The number of police community support officers in South Yorkshire is set to be slashed in a move described as the ‘death of neighbourhood policing’.
Trade union Unison claims South Yorkshire Police is having to cut its number of PCSOs from 280 to 150 after major cuts to its budget.
Ian Armitage, of Unison’s South Yorkshire Police branch, said: “We’ve been cut to the bone already and now the arm is being cut off.
“When the losses come this will be the death of neighbourhood policing as we know it.
“PCSOs are out chatting to people making sure they feel reassured and are first on the scene, they do an excellent job.”
One current PCSO, who declined to be named, described the situation as ‘dire’.
He said: “I left my higher paid job for the police because I wanted to help people and make a difference in my community.
“We’ve been told that when the cuts come we will be expected to pick up the work-load and there is already a lot to do – police haven’t got time to patrol the streets.”
The PCSO, who wanted to remain anonymous, said that the force had expected a lot more to take voluntary redundancy and believes that option has now passed.
A South Yorkshire Police spokesperson said: “The force is currently facing major budget cuts which have already resulted in reductions in staff numbers.”
“It is inevitable that there will be a reduction in PCSO numbers and we have relayed this to our staff. We are working hard to minimise the impact of any decrease in staffing levels.
“We will continue to work closely with our PCSOs to keep them fully informed.”
Sheffield resident Dave Gautier is full of praise for PCSOs and said cuts to their numbers would be a disaster.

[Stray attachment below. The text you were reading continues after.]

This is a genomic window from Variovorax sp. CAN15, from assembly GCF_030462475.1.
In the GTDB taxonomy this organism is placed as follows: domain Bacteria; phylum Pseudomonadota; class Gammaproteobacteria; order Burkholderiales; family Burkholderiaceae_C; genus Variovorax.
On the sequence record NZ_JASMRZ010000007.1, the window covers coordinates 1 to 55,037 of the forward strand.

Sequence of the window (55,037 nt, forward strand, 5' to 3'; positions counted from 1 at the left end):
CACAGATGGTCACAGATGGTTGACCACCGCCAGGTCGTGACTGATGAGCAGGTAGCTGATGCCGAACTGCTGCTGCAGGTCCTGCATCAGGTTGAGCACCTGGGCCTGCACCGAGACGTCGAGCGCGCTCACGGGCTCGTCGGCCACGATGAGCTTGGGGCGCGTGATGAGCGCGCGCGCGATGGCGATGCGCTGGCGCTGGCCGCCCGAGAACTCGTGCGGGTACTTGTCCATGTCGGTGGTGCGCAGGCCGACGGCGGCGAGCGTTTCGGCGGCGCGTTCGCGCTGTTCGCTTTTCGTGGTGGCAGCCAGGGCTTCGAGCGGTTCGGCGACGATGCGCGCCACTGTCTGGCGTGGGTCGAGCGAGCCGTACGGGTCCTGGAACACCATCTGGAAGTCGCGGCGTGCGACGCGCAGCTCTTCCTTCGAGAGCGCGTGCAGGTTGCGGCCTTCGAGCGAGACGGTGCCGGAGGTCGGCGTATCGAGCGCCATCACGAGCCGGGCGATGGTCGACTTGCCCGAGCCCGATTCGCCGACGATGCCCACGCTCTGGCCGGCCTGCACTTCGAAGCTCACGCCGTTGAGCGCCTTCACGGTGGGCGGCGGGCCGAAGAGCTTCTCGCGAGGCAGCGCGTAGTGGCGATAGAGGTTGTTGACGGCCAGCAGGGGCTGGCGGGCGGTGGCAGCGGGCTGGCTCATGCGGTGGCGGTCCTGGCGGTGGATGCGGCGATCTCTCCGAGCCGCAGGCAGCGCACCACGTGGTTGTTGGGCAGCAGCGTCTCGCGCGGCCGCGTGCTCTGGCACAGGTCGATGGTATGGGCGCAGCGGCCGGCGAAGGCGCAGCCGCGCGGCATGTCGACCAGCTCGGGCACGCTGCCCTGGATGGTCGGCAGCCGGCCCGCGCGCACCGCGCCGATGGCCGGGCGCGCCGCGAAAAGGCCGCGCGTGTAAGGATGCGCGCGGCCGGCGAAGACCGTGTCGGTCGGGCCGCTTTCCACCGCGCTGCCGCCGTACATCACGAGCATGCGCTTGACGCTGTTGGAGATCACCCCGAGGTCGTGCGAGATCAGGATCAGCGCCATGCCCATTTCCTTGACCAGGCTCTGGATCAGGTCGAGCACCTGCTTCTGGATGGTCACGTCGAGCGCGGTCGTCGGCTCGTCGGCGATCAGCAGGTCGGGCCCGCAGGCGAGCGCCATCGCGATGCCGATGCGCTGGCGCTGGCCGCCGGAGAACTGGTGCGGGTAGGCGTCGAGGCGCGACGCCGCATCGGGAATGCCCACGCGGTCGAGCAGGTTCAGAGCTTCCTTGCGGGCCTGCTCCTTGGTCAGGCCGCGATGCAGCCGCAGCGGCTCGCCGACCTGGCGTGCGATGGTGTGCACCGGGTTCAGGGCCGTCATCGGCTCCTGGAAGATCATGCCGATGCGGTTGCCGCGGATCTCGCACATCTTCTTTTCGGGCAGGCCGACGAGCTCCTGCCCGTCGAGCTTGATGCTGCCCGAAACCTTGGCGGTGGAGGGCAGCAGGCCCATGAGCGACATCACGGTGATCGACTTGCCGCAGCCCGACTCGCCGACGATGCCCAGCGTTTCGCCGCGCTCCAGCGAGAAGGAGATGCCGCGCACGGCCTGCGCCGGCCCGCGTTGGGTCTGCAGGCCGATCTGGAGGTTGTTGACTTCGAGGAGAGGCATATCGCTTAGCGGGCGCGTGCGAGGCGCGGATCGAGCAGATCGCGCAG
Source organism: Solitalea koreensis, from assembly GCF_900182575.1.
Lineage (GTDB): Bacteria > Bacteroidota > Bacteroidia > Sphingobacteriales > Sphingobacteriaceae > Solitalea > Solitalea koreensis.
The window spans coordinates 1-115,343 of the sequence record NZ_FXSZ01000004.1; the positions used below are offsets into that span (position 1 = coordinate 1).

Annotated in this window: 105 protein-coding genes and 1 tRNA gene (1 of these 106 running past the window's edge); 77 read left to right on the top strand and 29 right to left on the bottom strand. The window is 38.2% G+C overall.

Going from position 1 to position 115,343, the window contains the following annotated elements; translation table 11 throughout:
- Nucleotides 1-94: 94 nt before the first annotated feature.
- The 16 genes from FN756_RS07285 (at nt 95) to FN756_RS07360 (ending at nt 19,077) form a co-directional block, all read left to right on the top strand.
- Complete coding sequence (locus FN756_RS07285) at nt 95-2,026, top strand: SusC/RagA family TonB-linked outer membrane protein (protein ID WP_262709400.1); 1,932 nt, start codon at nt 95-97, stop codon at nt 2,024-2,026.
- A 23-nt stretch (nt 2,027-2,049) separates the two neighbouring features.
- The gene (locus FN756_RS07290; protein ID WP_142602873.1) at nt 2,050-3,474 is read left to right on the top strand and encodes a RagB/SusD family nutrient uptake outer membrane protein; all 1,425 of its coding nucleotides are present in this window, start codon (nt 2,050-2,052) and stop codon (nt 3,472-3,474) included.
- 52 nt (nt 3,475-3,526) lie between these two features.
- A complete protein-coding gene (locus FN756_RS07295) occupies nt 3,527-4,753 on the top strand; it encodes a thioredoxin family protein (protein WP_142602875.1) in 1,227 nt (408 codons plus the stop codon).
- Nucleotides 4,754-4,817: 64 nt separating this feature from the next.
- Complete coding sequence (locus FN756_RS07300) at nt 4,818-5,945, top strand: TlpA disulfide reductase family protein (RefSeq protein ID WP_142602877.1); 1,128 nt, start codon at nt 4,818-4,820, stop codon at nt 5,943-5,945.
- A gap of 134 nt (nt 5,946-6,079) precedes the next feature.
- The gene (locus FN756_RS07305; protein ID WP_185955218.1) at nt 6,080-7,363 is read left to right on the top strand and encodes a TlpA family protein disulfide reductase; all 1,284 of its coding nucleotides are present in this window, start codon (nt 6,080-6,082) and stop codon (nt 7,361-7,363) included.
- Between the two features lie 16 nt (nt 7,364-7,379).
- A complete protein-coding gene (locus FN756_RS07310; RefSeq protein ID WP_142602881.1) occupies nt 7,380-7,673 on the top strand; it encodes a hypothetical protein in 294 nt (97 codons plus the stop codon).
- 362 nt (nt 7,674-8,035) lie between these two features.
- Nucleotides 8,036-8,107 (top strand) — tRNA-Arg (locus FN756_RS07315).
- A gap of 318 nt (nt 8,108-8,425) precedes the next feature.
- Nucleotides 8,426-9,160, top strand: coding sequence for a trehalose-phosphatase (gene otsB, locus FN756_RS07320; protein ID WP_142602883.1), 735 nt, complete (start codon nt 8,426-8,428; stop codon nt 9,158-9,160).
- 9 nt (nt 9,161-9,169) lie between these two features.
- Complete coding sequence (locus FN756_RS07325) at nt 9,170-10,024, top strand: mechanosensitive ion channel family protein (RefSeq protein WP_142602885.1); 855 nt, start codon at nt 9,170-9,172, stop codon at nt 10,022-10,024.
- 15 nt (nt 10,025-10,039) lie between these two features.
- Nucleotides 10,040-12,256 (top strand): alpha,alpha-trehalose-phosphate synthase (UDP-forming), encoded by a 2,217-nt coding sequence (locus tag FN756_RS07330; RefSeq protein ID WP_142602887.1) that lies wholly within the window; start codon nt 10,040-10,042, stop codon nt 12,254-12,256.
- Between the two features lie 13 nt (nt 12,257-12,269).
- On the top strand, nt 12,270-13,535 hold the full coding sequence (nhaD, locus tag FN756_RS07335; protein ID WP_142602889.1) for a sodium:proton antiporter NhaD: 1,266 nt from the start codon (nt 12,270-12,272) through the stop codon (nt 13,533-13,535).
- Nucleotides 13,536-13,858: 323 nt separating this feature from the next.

He has praised their work in tackling anti-social behaviour in and around Darnall, where he lives.
The 59-year-old, of Stovin Drive, said: “If you get rid of PSCO’s you might as well pack in policing all together, it’s a disaster for areas like mine.
“They reassure this estate and people can trust them, know them by name and are the eyes and ears to pass on information to officers.”
The force had hoped to reduce numbers to 150 PCSOs by 2020 from ‘natural wastage’ through people leaving and retiring.
However, Mr Armitage said more ‘savage cuts’ expected in today’s emergency budget were likely to accelerate job losses.
Louise Haigh, Sheffield Heeley MP, said: “As a former Special Constable myself, I know how much people value seeing a bobby on the beat and want a visible police presence.
“These cuts will seriously impact the ability of our police to protect our communities.”
A Home Office spokesman said: “Police reform is working and crime has fallen by more than a quarter since 2010.
“There is no question the police still have the resources to do their important work.
“What matters is how officers are deployed, not how many of them there are in total.”